The crystallized ice layers show intriguing diffraction patterns. For smaller thickness layers, an intense Bragg spot appears at the middle of the first Debye–Scherrer ring, together with a weak ring pattern that indicates the existence of some randomly oriented ice crystallites (Fig. 1C). Higher orders of this intense Bragg spot can be seen in the rocking curve at larger incidence angles, �in (Fig. 1 E and G). No other spots can be found during the azimuthal (�) rotation of the substrate (Fig. 1F), which reflects the lack of a horizontal orientation order in the ice assembly (13). For a thicker layer structure, the diffraction ring pattern intensifies and the aforementioned Bragg spot on the first ring, although less intense, is still apparent (Fig. 1D). These results are in sharp contrast with the many-spot pattern observed from the ordered crystalline ice on a hydrophilic surface (12), and with the pure ring pattern observed from the randomly oriented polycrystalline ice on other hydrophobic surfaces, such as hydrogen-terminated silicon (work to be published), or when water is away from the surface (12).

    To determine the structure of ice, radial averaging of the diffraction rings was made. The 1-dimensional diffraction in- tensity profile, with its distinct peaks, matches well with the theoretically derived profile of cubic-ice structure Ic, giving a

    Author contributions: D.-S.Y. and A.H.Z. performed research and wrote the paper.

    The authors declare no conflict of interest.

    1To whom correspondence should be addressed. E-mail: zewail@caltech.edu.

    4122–4126 � PNAS � March 17, 2009 � vol. 106 � no. 11 www.pnas.org�cgi�doi�10.1073�pnas.0812409106

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  • lattice constant of a � 6.36 Å; the hexagonal structure Ih was excluded because of its different pattern (12). The enhancement of rings in diffraction from a thicker adsorbate indicates that the randomly oriented ice Ic crystallites are in the upper part of the ice assembly, away from the influence of the substrate. However, near the graphite surface water molecules form an ordered structure. A Bragg spot in the center on the (111) ring was observed without other spots on other rings. This uniquely intense spot signifies that the (111) planes of ice are stacked with order in parallel with the substrate planes (001), but without an azimuthal long-range order. In this configuration, for the (111)

    planes of cubic ice, the out-of-plane OOH bonds are perpen- dicular to the planes (see below).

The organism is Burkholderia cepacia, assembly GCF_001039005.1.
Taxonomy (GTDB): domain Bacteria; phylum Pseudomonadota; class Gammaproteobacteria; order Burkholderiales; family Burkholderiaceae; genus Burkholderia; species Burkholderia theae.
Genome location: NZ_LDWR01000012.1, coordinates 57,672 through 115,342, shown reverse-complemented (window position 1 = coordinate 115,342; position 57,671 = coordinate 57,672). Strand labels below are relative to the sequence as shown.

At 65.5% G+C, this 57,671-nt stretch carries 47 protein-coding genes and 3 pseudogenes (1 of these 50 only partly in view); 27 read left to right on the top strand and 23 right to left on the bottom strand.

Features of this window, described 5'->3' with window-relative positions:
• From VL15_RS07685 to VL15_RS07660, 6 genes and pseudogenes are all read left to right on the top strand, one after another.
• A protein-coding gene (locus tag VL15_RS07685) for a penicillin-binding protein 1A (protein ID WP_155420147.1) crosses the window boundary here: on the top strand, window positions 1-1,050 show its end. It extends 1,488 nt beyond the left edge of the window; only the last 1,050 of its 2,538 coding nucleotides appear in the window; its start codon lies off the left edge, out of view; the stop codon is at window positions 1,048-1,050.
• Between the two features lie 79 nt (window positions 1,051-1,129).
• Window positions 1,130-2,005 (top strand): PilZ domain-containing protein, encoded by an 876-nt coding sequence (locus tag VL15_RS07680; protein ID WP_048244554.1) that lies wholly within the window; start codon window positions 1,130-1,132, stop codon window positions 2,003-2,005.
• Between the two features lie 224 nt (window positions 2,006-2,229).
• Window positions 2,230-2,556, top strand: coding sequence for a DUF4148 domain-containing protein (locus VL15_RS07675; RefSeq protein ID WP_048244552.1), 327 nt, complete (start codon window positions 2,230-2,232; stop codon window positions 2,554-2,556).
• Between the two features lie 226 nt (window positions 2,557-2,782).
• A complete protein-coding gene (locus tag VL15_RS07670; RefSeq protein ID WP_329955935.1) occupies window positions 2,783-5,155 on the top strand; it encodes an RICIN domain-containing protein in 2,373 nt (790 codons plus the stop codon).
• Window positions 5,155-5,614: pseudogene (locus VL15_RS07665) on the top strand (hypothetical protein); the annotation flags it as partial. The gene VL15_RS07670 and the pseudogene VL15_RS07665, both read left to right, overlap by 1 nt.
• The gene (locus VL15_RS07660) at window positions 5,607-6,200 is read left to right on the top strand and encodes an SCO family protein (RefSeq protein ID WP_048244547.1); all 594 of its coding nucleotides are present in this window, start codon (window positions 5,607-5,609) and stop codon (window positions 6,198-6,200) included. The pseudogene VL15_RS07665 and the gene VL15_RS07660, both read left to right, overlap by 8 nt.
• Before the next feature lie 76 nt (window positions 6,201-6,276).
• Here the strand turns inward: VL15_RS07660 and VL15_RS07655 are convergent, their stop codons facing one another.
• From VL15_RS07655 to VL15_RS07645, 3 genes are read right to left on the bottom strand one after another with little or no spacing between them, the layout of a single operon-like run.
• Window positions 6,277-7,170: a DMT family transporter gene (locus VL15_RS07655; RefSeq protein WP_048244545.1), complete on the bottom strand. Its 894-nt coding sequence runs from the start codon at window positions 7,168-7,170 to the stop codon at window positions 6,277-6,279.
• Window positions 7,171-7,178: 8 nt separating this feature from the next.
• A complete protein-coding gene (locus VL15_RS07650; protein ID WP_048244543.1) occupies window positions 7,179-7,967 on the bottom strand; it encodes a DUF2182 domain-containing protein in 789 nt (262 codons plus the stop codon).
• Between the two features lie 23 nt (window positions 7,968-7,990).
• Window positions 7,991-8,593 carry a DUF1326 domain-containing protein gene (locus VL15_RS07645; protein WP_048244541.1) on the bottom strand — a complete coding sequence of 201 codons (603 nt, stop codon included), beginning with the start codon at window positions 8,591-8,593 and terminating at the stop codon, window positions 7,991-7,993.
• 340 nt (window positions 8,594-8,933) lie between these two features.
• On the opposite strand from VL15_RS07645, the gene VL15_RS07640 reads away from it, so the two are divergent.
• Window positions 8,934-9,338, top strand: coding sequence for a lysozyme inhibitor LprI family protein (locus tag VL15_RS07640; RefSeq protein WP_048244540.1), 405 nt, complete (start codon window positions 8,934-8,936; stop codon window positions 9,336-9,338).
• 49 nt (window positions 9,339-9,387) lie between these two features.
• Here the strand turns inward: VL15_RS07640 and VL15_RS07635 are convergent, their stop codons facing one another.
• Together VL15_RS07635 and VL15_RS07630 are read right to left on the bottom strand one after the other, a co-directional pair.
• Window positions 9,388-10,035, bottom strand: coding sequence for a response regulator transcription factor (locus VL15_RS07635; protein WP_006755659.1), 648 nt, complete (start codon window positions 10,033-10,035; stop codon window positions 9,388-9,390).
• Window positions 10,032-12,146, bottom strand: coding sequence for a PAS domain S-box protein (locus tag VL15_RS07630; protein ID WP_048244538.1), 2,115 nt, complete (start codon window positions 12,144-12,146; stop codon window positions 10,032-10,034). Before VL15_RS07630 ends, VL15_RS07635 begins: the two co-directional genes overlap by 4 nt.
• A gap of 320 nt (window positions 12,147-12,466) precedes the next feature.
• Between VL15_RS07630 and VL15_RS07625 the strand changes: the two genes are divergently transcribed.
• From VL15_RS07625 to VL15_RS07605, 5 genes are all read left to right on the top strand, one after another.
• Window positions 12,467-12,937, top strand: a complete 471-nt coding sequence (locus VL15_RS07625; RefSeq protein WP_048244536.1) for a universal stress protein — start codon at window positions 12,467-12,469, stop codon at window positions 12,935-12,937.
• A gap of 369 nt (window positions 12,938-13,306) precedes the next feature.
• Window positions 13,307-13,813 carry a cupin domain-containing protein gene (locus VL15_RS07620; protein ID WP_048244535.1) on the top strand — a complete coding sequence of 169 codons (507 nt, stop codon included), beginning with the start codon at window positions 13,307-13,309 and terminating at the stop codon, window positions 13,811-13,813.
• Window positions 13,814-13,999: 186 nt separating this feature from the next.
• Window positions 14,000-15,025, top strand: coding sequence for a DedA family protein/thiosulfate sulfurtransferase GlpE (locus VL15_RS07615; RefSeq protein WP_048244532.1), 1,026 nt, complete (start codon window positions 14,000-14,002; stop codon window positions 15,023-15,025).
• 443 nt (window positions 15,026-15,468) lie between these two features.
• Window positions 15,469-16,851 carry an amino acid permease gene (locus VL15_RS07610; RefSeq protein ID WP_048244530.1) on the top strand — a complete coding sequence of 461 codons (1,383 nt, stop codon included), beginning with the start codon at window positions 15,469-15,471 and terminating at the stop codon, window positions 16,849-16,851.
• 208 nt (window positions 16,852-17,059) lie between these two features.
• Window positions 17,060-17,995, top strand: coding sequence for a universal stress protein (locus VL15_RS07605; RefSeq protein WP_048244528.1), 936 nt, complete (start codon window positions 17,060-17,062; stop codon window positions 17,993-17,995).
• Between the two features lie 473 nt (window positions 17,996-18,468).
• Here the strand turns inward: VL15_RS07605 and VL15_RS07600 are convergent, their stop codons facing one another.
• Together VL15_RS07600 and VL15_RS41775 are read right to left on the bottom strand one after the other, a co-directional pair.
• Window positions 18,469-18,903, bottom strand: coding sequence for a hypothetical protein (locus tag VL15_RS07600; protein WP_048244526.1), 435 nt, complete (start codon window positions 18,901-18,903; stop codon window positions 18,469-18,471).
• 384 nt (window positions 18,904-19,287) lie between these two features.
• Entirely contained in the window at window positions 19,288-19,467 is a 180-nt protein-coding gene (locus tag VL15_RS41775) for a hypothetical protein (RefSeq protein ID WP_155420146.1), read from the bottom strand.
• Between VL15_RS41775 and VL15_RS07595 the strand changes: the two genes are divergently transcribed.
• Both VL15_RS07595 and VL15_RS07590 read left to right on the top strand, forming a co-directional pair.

Such ordered conformation is possible because of structural morphology of graphite. Layered HOPG is known to have a stepped structure and terraces (15). Also, the interplanar dis- tance (a/�3 � 3.67 Å) between (111) planes of cubic ice and that between the sheets of HOPG (3.35 Å) are comparable within 10% (Fig. 1H). Molecular dynamics simulations have suggested that, even at a higher temperature, water molecules in contact with graphite tend to project some hydrogen atoms toward the surface (16, 17), a preference that is compatible with the stacking of (111) planes of ice Ic. Therefore, the HOPG substrate becomes a confinement template for structural ordering of the interfacial assembly, even though water-graphite interactions are somewhat weaker than those of water-water in the network. Random orientation of ice crystallites resumes when such in- fluence is attenuated at a distance away from the substrate.

    For studies of ice dynamics, we focus on the (111) Bragg spot.* It was found that the spot exhibits a large vertical-only movement with unique intensity change as a function of time. In Fig. 2, vertical profiles of the diffraction spot at different delay times t are displayed. Initially, the diffraction spot is located at s � 1.71 �1, where the momentum transfer value s � (4�/�)sin(�/2), the de Broglie wavelength � � 0.07 Šat 30 keV, and � is the total scattering angle. Immediately after the substrate is heated, the (111) Bragg spot intensity decreases, followed by a profile transformation to a new position at s �

    *For all studies reported here, we examined the (111) spot under the conditions given in Fig. 1C, at low dosage and small �in of 0.6°. Under such conditions, the (111) specular diffraction is the most prominent. At higher values of �in (Fig. 1E), both the (222) specular and transmission-like (111) and (333) spots are present, and care has to be taken in interpreting the relative amplitude of chan